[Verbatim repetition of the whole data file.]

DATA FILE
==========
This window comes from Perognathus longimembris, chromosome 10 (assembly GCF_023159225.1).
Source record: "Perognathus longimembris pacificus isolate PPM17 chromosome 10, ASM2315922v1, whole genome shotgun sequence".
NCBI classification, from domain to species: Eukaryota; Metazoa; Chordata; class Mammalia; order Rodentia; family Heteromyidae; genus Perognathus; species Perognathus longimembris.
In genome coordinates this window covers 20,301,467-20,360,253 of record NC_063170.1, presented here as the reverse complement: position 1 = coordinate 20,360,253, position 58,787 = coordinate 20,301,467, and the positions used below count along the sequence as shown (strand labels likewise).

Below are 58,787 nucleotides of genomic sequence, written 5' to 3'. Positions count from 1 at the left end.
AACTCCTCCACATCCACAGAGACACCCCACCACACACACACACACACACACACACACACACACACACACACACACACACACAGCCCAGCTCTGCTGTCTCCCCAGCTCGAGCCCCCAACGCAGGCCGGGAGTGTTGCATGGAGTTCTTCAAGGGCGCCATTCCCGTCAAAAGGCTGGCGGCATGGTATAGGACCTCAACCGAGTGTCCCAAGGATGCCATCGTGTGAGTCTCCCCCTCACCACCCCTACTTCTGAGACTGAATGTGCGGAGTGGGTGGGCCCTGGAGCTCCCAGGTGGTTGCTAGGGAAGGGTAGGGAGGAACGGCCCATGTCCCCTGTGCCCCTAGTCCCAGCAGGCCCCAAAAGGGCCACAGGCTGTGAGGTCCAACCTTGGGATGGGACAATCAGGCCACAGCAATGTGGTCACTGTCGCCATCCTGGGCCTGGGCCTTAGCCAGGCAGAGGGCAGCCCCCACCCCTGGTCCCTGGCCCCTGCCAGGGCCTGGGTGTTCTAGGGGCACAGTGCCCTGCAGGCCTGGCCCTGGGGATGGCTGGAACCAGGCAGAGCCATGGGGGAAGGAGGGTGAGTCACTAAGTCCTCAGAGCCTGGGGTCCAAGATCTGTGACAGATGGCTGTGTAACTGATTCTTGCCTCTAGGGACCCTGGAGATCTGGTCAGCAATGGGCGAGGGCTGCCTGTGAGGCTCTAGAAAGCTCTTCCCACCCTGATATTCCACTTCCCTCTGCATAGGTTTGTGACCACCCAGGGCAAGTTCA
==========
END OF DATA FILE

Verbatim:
This window comes from Perognathus longimembris, chromosome 10 (assembly GCF_023159225.1).
Source record: "Perognathus longimembris pacificus isolate PPM17 chromosome 10, ASM2315922v1, whole genome shotgun sequence".
NCBI classification, from domain to species: Eukaryota; Metazoa; Chordata; class Mammalia; order Rodentia; family Heteromyidae; genus Perognathus; species Perognathus longimembris.
In genome coordinates this window covers 20,301,467-20,360,253 of record NC_063170.1, presented here as the reverse complement: position 1 = coordinate 20,360,253, position 58,787 = coordinate 20,301,467, and the positions used below count along the sequence as shown (strand labels likewise).

Below are 58,787 nucleotides of genomic sequence, written 5' to 3'. Positions count from 1 at the left end.
AACTCCTCCACATCCACAGAGACACCCCACCACACACACACACACACACACACACACACACACACACACACACACACACACAGCCCAGCTCTGCTGTCTCCCCAGCTCGAGCCCCCAACGCAGGCCGGGAGTGTTGCATGGAGTTCTTCAAGGGCGCCATTCCCGTCAAAAGGCTGGCGGCATGGTATAGGACCTCAACCGAGTGTCCCAAGGATGCCATCGTGTGAGTCTCCCCCTCACCACCCCTACTTCTGAGACTGAATGTGCGGAGTGGGTGGGCCCTGGAGCTCCCAGGTGGTTGCTAGGGAAGGGTAGGGAGGAACGGCCCATGTCCCCTGTGCCCCTAGTCCCAGCAGGCCCCAAAAGGGCCACAGGCTGTGAGGTCCAACCTTGGGATGGGACAATCAGGCCACAGCAATGTGGTCACTGTCGCCATCCTGGGCCTGGGCCTTAGCCAGGCAGAGGGCAGCCCCCACCCCTGGTCCCTGGCCCCTGCCAGGGCCTGGGTGTTCTAGGGGCACAGTGCCCTGCAGGCCTGGCCCTGGGGATGGCTGGAACCAGGCAGAGCCATGGGGGAAGGAGGGTGAGTCACTAAGTCCTCAGAGCCTGGGGTCCAAGATCTGTGACAGATGGCTGTGTAACTGATTCTTGCCTCTAGGGACCCTGGAGATCTGGTCAGCAATGGGCGAGGGCTGCCTGTGAGGCTCTAGAAAGCTCTTCCCACCCTGATATTCCACTTCCCTCTGCATAGGTTTGTGACCACCCAGGGCAAGTTCA